False Personation Not Committed for Faking Identity of Driver

Auto-AccidentIn a recent decision, the California Court of Appeals for the 1st District reversed the conviction of a defendant on the charge of felony false personation (California Penal Code § 529) because the prosecution failed to prove the defendant committed an “additional act” while acting “in such assumed character.”  The court ruled that a defendant must not only assert the false identity, but actually “use” the identity in one or more of the three ways listed in the Penal Code § 529.

For a defendant to be convicted of a felonious violation of California Penal Code § 529, the prosecution must prove the defendant not only falsely personated another, but in that assumed character also:  “(1) Becomes bail or surety for any party in any proceeding whatever, before any court or officer authorized to take that bail or surety,  (2) Verifies, publishes, acknowledges, or proves, in the name of another person, any written instrument, with intent that the same may be recorded, delivered, or used as true, or (3) Does any other act whereby, if done by the person falsely personated, he might, in any event, become liable to any suit or prosecution, or to pay any sum of money, or to incur any charge, forfeiture, or penalty, or whereby any benefit might accrue to the party personating, or to any other person.”

In this case, the defendant was involved in a car crash.  When a police officer spoke to her to conduct an investigation, she falsely identified herself.  After providing several false names to the investigating officer, the defendant settled on one name and offered to have her son come to the scene of the crash with a driver license to prove her identity.  The defendant’s son brought a driver license to the scene, and the defendant presented it to the police officer.  The name on that driver license matched the name the defendant had provided, and it had a picture of the defendant.  However, when the police officer handled the license, he believed it to be fake.  When the police officer confronted the defendant, she admitted she had lied about her identity.  She explained that she had been using this identity for years as a result of not being able to obtain a real identification because she was in the witness protection program.  The defendant was arrested and subsequently convicted of a felony false personation.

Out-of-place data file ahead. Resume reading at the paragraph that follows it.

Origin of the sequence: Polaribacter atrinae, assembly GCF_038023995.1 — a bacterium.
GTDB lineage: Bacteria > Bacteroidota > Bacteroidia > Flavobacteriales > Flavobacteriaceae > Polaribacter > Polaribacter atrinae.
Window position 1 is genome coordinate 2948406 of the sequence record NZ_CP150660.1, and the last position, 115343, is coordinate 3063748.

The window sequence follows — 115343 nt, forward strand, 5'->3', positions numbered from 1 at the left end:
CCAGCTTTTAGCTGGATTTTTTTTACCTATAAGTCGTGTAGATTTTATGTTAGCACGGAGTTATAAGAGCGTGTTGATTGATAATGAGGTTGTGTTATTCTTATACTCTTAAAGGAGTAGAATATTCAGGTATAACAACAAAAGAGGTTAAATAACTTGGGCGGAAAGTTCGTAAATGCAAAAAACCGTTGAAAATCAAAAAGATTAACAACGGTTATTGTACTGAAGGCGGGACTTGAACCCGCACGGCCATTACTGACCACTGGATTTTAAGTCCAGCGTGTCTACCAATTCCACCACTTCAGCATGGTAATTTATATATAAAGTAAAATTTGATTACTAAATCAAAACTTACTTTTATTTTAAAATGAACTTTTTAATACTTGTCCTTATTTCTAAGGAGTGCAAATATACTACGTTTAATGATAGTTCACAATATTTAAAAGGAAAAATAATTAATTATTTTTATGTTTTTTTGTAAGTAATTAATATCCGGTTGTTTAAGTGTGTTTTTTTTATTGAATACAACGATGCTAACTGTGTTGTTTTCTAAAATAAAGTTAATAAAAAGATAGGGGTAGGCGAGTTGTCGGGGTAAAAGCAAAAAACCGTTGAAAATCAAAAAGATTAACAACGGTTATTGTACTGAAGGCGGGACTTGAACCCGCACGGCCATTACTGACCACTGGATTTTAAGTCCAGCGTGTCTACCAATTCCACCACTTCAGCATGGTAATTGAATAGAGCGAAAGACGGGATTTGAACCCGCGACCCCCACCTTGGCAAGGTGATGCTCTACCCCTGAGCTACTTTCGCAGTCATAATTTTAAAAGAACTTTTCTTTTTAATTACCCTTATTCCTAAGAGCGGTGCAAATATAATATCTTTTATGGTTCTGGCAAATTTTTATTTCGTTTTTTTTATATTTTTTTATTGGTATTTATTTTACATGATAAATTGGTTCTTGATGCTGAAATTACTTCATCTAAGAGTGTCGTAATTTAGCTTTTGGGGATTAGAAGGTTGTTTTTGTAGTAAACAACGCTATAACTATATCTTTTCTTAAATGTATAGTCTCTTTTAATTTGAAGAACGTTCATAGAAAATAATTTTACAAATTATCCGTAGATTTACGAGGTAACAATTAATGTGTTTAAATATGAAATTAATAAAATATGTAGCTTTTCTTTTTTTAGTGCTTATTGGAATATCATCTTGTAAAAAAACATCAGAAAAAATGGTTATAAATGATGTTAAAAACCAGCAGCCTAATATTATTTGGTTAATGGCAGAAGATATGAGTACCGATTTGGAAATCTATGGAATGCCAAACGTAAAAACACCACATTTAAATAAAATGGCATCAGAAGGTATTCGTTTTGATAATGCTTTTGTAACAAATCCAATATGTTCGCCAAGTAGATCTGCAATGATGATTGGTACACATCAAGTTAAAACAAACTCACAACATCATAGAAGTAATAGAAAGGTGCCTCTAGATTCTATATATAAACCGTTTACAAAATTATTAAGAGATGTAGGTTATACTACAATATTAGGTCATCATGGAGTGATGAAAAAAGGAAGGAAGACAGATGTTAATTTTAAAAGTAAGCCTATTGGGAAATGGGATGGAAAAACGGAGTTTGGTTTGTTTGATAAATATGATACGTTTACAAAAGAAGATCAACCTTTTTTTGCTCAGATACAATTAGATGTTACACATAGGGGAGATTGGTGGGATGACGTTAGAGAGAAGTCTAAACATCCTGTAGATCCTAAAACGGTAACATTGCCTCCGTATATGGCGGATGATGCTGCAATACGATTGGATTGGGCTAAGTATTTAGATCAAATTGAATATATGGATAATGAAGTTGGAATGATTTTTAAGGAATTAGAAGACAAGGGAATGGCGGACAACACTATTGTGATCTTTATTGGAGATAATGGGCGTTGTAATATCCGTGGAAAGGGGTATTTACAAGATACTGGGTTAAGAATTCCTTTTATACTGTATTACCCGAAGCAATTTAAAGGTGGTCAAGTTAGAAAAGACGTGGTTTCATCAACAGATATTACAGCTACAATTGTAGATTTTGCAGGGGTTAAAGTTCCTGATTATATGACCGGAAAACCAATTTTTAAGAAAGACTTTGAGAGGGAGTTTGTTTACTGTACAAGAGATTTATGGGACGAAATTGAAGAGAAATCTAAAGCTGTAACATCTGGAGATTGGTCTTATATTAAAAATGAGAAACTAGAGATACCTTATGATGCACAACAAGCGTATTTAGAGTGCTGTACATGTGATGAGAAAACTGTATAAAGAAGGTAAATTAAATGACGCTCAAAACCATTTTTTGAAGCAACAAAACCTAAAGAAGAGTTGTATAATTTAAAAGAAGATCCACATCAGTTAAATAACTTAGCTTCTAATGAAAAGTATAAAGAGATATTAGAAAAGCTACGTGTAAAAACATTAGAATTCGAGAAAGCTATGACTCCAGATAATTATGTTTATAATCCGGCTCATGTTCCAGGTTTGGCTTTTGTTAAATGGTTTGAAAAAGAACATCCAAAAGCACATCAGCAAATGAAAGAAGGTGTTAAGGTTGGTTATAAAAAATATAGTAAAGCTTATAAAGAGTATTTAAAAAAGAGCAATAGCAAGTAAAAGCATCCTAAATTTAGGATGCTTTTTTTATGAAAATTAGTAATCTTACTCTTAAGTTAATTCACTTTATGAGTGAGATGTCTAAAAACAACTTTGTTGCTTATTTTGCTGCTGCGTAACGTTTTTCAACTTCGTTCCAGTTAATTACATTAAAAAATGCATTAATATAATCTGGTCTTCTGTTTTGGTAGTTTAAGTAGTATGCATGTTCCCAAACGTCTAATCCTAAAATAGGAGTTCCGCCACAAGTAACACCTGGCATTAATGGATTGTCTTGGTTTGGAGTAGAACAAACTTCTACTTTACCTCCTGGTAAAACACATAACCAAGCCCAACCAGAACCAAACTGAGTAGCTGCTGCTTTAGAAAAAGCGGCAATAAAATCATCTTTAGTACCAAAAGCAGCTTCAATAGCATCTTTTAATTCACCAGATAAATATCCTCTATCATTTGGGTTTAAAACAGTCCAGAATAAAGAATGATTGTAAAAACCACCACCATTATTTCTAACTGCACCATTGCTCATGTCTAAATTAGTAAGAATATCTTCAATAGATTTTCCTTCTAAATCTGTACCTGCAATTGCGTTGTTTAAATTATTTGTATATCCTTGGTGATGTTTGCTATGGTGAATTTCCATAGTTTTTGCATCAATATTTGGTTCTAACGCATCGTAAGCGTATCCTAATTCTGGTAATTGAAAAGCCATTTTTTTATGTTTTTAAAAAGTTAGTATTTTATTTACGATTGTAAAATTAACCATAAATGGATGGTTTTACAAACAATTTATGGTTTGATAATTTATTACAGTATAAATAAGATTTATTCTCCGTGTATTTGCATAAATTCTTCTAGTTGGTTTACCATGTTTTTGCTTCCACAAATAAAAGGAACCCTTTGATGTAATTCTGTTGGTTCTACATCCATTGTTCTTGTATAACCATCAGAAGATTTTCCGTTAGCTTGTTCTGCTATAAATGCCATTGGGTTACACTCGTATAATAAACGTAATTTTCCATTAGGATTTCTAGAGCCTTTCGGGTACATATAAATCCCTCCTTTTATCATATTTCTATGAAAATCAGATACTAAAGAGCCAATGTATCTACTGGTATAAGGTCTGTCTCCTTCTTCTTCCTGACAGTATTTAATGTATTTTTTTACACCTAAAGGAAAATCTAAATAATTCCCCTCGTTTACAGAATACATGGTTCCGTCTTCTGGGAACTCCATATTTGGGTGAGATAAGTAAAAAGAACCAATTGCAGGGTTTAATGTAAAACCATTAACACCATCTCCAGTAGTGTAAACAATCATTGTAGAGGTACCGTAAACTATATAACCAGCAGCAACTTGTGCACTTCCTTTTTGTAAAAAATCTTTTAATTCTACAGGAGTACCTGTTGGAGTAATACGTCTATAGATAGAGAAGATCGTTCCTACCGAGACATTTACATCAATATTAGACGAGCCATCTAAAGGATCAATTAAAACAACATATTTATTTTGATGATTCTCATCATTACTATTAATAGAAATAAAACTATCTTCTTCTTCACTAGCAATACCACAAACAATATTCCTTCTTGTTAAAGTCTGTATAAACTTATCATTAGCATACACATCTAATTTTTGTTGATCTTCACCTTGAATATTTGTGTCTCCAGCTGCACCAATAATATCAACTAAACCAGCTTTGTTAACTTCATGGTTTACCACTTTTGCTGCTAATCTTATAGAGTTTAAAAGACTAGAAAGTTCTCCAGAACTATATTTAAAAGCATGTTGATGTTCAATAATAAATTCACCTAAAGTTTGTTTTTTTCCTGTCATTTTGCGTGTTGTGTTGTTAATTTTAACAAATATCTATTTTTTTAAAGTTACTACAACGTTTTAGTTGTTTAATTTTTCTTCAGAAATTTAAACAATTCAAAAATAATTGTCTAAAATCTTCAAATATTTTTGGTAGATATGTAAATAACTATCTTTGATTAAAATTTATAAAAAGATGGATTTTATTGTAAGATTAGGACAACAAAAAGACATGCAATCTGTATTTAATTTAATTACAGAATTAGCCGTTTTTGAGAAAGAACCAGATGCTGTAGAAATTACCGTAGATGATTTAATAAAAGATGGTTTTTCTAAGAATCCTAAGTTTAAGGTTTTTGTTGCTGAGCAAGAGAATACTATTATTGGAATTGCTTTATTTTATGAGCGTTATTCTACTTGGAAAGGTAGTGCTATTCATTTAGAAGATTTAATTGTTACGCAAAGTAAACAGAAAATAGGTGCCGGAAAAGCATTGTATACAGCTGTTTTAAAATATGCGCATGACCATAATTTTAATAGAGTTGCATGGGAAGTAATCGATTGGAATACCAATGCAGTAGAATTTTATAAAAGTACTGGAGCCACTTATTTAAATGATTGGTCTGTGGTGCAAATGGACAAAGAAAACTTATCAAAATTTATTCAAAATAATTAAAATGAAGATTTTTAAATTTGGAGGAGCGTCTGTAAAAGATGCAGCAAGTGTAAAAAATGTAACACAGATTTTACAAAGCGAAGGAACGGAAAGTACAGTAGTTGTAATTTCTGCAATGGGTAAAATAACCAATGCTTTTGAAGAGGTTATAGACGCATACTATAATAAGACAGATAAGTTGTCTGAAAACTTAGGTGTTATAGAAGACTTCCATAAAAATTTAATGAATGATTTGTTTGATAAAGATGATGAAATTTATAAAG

The defendant appealed her conviction and the California Court of Appeals for the 1st District reversed.  The prosecution argued that the defendant put the victim whose identity she had used at risk of civil liability for the car crash, therefore violating the third subsection of the applicable code (Penal Code § 529a(3) formerly § 529(3)).  They also argued that when the defendant provided the fake driver license to substantiate her previous oral misidentification, she committed the required “additional act.”  The court disagreed.  The court explained that the defendant’s action of presenting the driver license was not an additional act, but rather a continuation of the oral misidentification.  The court also reasoned that, although the defendant’s actions may have subjected the victim to potential civil liability for the car crash, the defendant did not commit an additional act to cause such liability while “in such assumed character.”  Essentially, the potential civil liability was the result of the car crash.  The car crash occurred before the defendant falsely identified herself.  So while she was under the “assumed character,” she did nothing to subject the victim to any liability.

It has long been common practice for law enforcement to arrest defendants for the false personation of another when a defendant misidentifies themselves as another person.  What the court has said here is that mere misidentification is not enough.  For a conviction to stand under this section, the defendant must not only falsely identify themselves as another person, but must go on to commit some additional act while under that assumed identity.  While there may be some other misdemeanor charges that could apply depending on the specific circumstances, they will carry a lesser penalty than this felony violation.






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